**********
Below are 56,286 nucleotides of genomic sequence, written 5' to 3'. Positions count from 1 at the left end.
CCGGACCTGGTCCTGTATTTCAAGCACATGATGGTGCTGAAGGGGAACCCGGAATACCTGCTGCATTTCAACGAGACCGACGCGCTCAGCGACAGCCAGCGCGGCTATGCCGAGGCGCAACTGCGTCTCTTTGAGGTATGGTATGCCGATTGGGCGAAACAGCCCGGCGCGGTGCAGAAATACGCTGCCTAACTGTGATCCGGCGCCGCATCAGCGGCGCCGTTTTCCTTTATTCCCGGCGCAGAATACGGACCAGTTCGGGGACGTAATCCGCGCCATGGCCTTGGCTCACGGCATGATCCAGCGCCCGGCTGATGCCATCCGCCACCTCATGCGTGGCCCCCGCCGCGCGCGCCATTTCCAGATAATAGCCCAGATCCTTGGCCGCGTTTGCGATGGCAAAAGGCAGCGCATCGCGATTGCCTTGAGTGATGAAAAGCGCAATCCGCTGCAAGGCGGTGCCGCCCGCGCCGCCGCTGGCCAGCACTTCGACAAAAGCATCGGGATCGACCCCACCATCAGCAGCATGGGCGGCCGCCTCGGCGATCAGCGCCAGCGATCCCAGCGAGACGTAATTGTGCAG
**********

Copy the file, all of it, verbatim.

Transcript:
Below are 56,286 nucleotides of genomic sequence, written 5' to 3'. Positions count from 1 at the left end.
CCGGACCTGGTCCTGTATTTCAAGCACATGATGGTGCTGAAGGGGAACCCGGAATACCTGCTGCATTTCAACGAGACCGACGCGCTCAGCGACAGCCAGCGCGGCTATGCCGAGGCGCAACTGCGTCTCTTTGAGGTATGGTATGCCGATTGGGCGAAACAGCCCGGCGCGGTGCAGAAATACGCTGCCTAACTGTGATCCGGCGCCGCATCAGCGGCGCCGTTTTCCTTTATTCCCGGCGCAGAATACGGACCAGTTCGGGGACGTAATCCGCGCCATGGCCTTGGCTCACGGCATGATCCAGCGCCCGGCTGATGCCATCCGCCACCTCATGCGTGGCCCCCGCCGCGCGCGCCATTTCCAGATAATAGCCCAGATCCTTGGCCGCGTTTGCGATGGCAAAAGGCAGCGCATCGCGATTGCCTTGAGTGATGAAAAGCGCAATCCGCTGCAAGGCGGTGCCGCCCGCGCCGCCGCTGGCCAGCACTTCGACAAAAGCATCGGGATCGACCCCACCATCAGCAGCATGGGCGGCCGCCTCGGCGATCAGCGCCAGCGATCCCAGCGAGACGTAATTGTGCAG